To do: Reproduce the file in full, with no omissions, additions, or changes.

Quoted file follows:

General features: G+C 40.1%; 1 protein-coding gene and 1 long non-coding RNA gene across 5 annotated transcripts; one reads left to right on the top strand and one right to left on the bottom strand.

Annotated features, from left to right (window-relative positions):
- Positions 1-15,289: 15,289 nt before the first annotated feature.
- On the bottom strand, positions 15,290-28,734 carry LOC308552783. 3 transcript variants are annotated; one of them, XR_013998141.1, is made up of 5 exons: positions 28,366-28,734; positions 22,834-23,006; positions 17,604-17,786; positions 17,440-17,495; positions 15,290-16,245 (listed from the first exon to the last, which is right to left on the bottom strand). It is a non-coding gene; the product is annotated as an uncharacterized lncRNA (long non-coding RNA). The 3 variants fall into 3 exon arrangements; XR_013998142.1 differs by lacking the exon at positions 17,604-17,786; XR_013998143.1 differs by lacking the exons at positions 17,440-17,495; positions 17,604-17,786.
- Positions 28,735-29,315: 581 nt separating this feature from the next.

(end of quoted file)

General features: G+C 40.1%; 1 protein-coding gene and 1 long non-coding RNA gene across 5 annotated transcripts; one reads left to right on the top strand and one right to left on the bottom strand.

Annotated features, from left to right (window-relative positions):
- Positions 1-15,289: 15,289 nt before the first annotated feature.
- On the bottom strand, positions 15,290-28,734 carry LOC308552783. 3 transcript variants are annotated; one of them, XR_013998141.1, is made up of 5 exons: positions 28,366-28,734; positions 22,834-23,006; positions 17,604-17,786; positions 17,440-17,495; positions 15,290-16,245 (listed from the first exon to the last, which is right to left on the bottom strand). It is a non-coding gene; the product is annotated as an uncharacterized lncRNA (long non-coding RNA). The 3 variants fall into 3 exon arrangements; XR_013998142.1 differs by lacking the exon at positions 17,604-17,786; XR_013998143.1 differs by lacking the exons at positions 17,440-17,495; positions 17,604-17,786.
- Positions 28,735-29,315: 581 nt separating this feature from the next.